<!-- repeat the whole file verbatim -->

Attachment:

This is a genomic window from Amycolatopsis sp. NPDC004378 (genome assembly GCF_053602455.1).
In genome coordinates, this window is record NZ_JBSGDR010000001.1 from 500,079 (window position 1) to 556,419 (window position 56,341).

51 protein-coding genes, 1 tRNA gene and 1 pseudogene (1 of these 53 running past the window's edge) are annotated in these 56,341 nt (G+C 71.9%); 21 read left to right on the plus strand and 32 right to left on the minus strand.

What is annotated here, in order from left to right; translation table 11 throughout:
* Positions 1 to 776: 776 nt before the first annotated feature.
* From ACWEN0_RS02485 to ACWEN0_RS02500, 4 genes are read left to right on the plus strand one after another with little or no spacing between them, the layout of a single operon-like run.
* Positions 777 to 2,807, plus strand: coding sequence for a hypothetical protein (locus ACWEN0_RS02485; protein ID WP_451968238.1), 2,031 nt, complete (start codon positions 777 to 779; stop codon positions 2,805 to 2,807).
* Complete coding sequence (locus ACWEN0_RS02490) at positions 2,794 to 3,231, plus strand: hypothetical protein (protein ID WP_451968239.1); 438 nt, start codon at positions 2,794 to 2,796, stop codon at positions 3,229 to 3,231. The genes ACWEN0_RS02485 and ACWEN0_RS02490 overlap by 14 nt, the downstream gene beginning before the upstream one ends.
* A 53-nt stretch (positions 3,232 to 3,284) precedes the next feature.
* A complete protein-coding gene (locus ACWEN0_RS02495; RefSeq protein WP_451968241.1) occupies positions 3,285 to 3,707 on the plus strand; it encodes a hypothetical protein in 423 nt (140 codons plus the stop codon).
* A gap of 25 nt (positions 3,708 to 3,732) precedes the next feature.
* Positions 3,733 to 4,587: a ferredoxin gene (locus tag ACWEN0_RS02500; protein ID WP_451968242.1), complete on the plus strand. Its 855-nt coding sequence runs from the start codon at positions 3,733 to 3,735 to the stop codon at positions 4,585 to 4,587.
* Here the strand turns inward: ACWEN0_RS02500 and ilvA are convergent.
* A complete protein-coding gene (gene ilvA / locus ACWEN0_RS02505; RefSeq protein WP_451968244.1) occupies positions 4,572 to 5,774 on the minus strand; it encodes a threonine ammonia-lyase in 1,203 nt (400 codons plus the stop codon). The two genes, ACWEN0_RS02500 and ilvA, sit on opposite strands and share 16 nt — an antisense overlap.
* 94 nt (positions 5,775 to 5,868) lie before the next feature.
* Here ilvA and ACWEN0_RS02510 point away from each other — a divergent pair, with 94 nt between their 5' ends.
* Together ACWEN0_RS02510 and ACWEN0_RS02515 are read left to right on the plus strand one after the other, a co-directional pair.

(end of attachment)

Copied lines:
This is a genomic window from Amycolatopsis sp. NPDC004378 (genome assembly GCF_053602455.1).
In genome coordinates, this window is record NZ_JBSGDR010000001.1 from 500,079 (window position 1) to 556,419 (window position 56,341).

51 protein-coding genes, 1 tRNA gene and 1 pseudogene (1 of these 53 running past the window's edge) are annotated in these 56,341 nt (G+C 71.9%); 21 read left to right on the plus strand and 32 right to left on the minus strand.

What is annotated here, in order from left to right; translation table 11 throughout:
* Positions 1 to 776: 776 nt before the first annotated feature.
* From ACWEN0_RS02485 to ACWEN0_RS02500, 4 genes are read left to right on the plus strand one after another with little or no spacing between them, the layout of a single operon-like run.
* Positions 777 to 2,807, plus strand: coding sequence for a hypothetical protein (locus ACWEN0_RS02485; protein ID WP_451968238.1), 2,031 nt, complete (start codon positions 777 to 779; stop codon positions 2,805 to 2,807).
* Complete coding sequence (locus ACWEN0_RS02490) at positions 2,794 to 3,231, plus strand: hypothetical protein (protein ID WP_451968239.1); 438 nt, start codon at positions 2,794 to 2,796, stop codon at positions 3,229 to 3,231. The genes ACWEN0_RS02485 and ACWEN0_RS02490 overlap by 14 nt, the downstream gene beginning before the upstream one ends.
* A 53-nt stretch (positions 3,232 to 3,284) precedes the next feature.
* A complete protein-coding gene (locus ACWEN0_RS02495; RefSeq protein WP_451968241.1) occupies positions 3,285 to 3,707 on the plus strand; it encodes a hypothetical protein in 423 nt (140 codons plus the stop codon).
* A gap of 25 nt (positions 3,708 to 3,732) precedes the next feature.
* Positions 3,733 to 4,587: a ferredoxin gene (locus tag ACWEN0_RS02500; protein ID WP_451968242.1), complete on the plus strand. Its 855-nt coding sequence runs from the start codon at positions 3,733 to 3,735 to the stop codon at positions 4,585 to 4,587.
* Here the strand turns inward: ACWEN0_RS02500 and ilvA are convergent.
* A complete protein-coding gene (gene ilvA / locus ACWEN0_RS02505; RefSeq protein WP_451968244.1) occupies positions 4,572 to 5,774 on the minus strand; it encodes a threonine ammonia-lyase in 1,203 nt (400 codons plus the stop codon). The two genes, ACWEN0_RS02500 and ilvA, sit on opposite strands and share 16 nt — an antisense overlap.
* 94 nt (positions 5,775 to 5,868) lie before the next feature.
* Here ilvA and ACWEN0_RS02510 point away from each other — a divergent pair, with 94 nt between their 5' ends.
* Together ACWEN0_RS02510 and ACWEN0_RS02515 are read left to right on the plus strand one after the other, a co-directional pair.